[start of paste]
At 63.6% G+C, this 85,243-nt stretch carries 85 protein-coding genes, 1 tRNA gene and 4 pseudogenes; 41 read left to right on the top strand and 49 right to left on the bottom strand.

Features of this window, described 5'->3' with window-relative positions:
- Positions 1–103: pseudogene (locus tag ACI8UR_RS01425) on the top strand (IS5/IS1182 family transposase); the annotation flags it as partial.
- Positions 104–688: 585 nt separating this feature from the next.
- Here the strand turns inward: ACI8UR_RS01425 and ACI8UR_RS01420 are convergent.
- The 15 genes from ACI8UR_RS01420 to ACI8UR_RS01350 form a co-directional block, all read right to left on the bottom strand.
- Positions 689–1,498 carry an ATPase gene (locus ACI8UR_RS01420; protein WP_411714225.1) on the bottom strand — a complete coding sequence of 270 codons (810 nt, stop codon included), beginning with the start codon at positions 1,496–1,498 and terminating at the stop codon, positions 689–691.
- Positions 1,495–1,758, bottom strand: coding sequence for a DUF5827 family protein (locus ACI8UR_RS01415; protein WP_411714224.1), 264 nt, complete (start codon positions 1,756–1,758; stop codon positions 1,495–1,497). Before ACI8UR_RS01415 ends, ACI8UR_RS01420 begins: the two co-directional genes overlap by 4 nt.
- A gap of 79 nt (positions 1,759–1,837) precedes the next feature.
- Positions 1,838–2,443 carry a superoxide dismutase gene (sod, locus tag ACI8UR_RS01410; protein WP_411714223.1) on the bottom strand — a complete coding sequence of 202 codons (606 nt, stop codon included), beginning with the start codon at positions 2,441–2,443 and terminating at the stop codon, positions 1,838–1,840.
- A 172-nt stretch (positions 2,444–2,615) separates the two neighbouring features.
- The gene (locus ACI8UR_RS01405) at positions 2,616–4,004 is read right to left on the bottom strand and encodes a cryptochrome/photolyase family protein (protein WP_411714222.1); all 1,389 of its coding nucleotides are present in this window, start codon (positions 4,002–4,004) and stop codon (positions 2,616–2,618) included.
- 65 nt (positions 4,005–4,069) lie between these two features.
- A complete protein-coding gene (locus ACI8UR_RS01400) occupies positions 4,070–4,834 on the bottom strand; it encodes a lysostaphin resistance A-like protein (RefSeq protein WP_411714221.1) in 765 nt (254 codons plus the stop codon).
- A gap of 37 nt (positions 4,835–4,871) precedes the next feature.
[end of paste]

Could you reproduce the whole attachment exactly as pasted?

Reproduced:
At 63.6% G+C, this 85,243-nt stretch carries 85 protein-coding genes, 1 tRNA gene and 4 pseudogenes; 41 read left to right on the top strand and 49 right to left on the bottom strand.

Features of this window, described 5'->3' with window-relative positions:
- Positions 1–103: pseudogene (locus tag ACI8UR_RS01425) on the top strand (IS5/IS1182 family transposase); the annotation flags it as partial.
- Positions 104–688: 585 nt separating this feature from the next.
- Here the strand turns inward: ACI8UR_RS01425 and ACI8UR_RS01420 are convergent.
- The 15 genes from ACI8UR_RS01420 to ACI8UR_RS01350 form a co-directional block, all read right to left on the bottom strand.
- Positions 689–1,498 carry an ATPase gene (locus ACI8UR_RS01420; protein WP_411714225.1) on the bottom strand — a complete coding sequence of 270 codons (810 nt, stop codon included), beginning with the start codon at positions 1,496–1,498 and terminating at the stop codon, positions 689–691.
- Positions 1,495–1,758, bottom strand: coding sequence for a DUF5827 family protein (locus ACI8UR_RS01415; protein WP_411714224.1), 264 nt, complete (start codon positions 1,756–1,758; stop codon positions 1,495–1,497). Before ACI8UR_RS01415 ends, ACI8UR_RS01420 begins: the two co-directional genes overlap by 4 nt.
- A gap of 79 nt (positions 1,759–1,837) precedes the next feature.
- Positions 1,838–2,443 carry a superoxide dismutase gene (sod, locus tag ACI8UR_RS01410; protein WP_411714223.1) on the bottom strand — a complete coding sequence of 202 codons (606 nt, stop codon included), beginning with the start codon at positions 2,441–2,443 and terminating at the stop codon, positions 1,838–1,840.
- A 172-nt stretch (positions 2,444–2,615) separates the two neighbouring features.
- The gene (locus ACI8UR_RS01405) at positions 2,616–4,004 is read right to left on the bottom strand and encodes a cryptochrome/photolyase family protein (protein WP_411714222.1); all 1,389 of its coding nucleotides are present in this window, start codon (positions 4,002–4,004) and stop codon (positions 2,616–2,618) included.
- 65 nt (positions 4,005–4,069) lie between these two features.
- A complete protein-coding gene (locus ACI8UR_RS01400) occupies positions 4,070–4,834 on the bottom strand; it encodes a lysostaphin resistance A-like protein (RefSeq protein WP_411714221.1) in 765 nt (254 codons plus the stop codon).
- A gap of 37 nt (positions 4,835–4,871) precedes the next feature.